Evans, J., Parker Pearson, M., Madgwick, R. et al. Strontium and oxygen isotope evidence for the origin and movement of cattle at Late Neolithic Durrington Walls, UK. Archaeol Anthropol Sci 11, 5181–5197 (2019).
The geographic origins of livestock found at the Late Neolithic site of Durrington Walls (Wiltshire, UK) is explored using strontium (87Sr/86Sr) and oxygen (δ18OcarbVSMOW) isotope analysis of tooth enamel as an archive of lifetime movement. The analysis of 49 cattle is augmented with data for small numbers of animals from the contemporaneous monumental centres of West Kennet Palisade Enclosures (4), Stonehenge (1), and Marden (1). Unburnt human remains are scarce at these sites and the suite of biomolecular analyses that can be undertaken on cremated remains is limited. Therefore, these animals provide the best proxy for the origins of the people who raised them and give key information on livestock management. This builds on the Sr isotope analysis of 12 animals previously published from Durrington Walls and complements recent research on pig remains from the same sites, providing further evidence for the scale of human and animal movement and the catchment of these sites. The strontium isotope signatures from the animals’ teeth range between values that are consistent with local chalkland grazing to radiogenic values typical of granites and older rock types. The oxygen isotope data, coupled with the strontium results, provide new geographic resolution and indicate that the majority of the animals come from southern and western areas of Britain.
These results have demonstrated the diversity of cattle origins at Late Neolithic Durrington Walls. The 87Sr/86Sr isotope data suggest that at least four distinct terrains are represented in the dataset. The majority of animals are consistent with an origin on the chalk and other Mesozoic deposits that dominate much of southern England and are common across Britain. Many of these animals must have been imported to the sites, though not necessarily over long distance. Two distinct groups of cattle are from more radiogenic terrains, probably characteristic of Palaeozoic areas, the closest of which are in southwest England and Wales. A final group has distinctive values of > 0.714 and must derive from areas of even more radiogenic geology. On the basis of current biosphere mapping data, origins in Scotland seem likely for at least some animals, but others may derive from radiogenic areas incompletely mapped in England or Wales. Oxygen isotope data indicate that the majority of the animals are likely to derive from western or southern areas of Britain. Highland areas in the north of England and northeast Scotland are probably not represented in the dataset, but depleted oxygen isotope compositions suggest that some animals came from eastern and/or central areas of England.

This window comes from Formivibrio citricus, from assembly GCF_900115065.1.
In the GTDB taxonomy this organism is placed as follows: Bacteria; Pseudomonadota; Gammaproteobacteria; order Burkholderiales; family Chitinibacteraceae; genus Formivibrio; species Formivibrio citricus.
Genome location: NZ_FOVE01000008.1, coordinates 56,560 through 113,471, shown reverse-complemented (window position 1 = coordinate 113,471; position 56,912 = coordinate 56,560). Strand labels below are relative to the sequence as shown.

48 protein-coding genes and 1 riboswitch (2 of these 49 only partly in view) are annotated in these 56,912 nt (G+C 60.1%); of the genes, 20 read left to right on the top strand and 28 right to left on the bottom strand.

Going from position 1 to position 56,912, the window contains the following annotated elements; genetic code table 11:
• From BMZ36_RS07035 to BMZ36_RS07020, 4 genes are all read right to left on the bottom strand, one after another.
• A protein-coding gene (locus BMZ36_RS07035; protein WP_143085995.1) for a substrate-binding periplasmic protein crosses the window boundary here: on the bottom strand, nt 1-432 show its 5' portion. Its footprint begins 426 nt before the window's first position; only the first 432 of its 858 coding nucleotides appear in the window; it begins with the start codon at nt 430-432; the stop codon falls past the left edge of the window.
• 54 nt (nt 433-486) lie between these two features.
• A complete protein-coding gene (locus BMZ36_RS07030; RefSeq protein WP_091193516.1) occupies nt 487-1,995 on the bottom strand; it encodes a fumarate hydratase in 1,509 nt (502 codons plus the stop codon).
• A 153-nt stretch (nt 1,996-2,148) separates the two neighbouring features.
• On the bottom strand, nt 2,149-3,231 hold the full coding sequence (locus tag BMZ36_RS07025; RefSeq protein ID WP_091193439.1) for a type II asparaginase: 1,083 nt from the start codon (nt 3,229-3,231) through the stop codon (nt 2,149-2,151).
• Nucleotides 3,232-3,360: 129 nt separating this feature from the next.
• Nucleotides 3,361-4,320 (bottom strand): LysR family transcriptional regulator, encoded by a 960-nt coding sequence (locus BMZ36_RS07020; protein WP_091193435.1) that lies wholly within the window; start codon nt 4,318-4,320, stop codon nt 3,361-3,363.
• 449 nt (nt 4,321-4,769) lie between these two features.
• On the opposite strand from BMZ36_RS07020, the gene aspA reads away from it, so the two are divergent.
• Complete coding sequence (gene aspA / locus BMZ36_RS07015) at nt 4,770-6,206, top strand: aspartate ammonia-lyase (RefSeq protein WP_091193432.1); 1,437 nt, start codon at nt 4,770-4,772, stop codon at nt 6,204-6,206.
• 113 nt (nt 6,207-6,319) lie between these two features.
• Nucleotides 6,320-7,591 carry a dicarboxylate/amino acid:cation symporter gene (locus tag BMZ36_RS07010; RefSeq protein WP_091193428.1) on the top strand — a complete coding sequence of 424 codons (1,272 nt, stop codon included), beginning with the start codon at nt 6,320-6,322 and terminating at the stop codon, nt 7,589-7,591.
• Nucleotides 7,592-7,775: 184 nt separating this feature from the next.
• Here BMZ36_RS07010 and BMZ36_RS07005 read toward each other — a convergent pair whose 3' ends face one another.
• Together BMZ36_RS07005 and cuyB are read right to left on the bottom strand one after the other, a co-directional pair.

Cattle are an important component of animal bone assemblages from Late Neolithic Britain. Remains of cattle were second only to pigs in abundance at Durrington Walls, and the presence of large quantities of cattle remains, along with evidence of butchery and burning on many bones, indicates that they were included in feasting activities (Albarella and Serjeantson 2002). The zooarchaeological evidence is also consistent with an introduction of cattle to Durrington Walls, due to the almost complete absence of neonatal bones. Such remains are expected to occur in breeding areas, because of natural casualties—their absence therefore suggests that husbandry largely occurred off-site.
The movement of cattle over long distances is an example of their importance in Neolithic society. Not only were they a significant source of food, but their role in feasting was important enough to warrant a huge investment of time and energy in herding them over long distances. These animals clearly had a role to play in sustaining long-distance networks in Late Neolithic Britain. As a proxy for human movement, the cattle from Durrington Walls are representative of the human journeys that were undertaken during the period and suggest links between human groups in many different parts of the country, both close and distant. The few cattle teeth from other contemporary sites hint that this phenomenon was more widespread and, perhaps, that Durrington Walls was not unique, but part of a wider network of connections and livestock exchange.
The exogenous origin of the livestock is in contrast with the largely local nature of the material culture (Chan et al. 2016). Animals could be driven on the hoof, while large quantities of objects would have been very onerous to carry. Such practical concern meant, however, that the local and the imported both played a role in the make-up of the Durrington Walls ceremonies, and probably contributed substantially to define the character of the communities occupying—permanently or periodically—the Stonehenge landscape.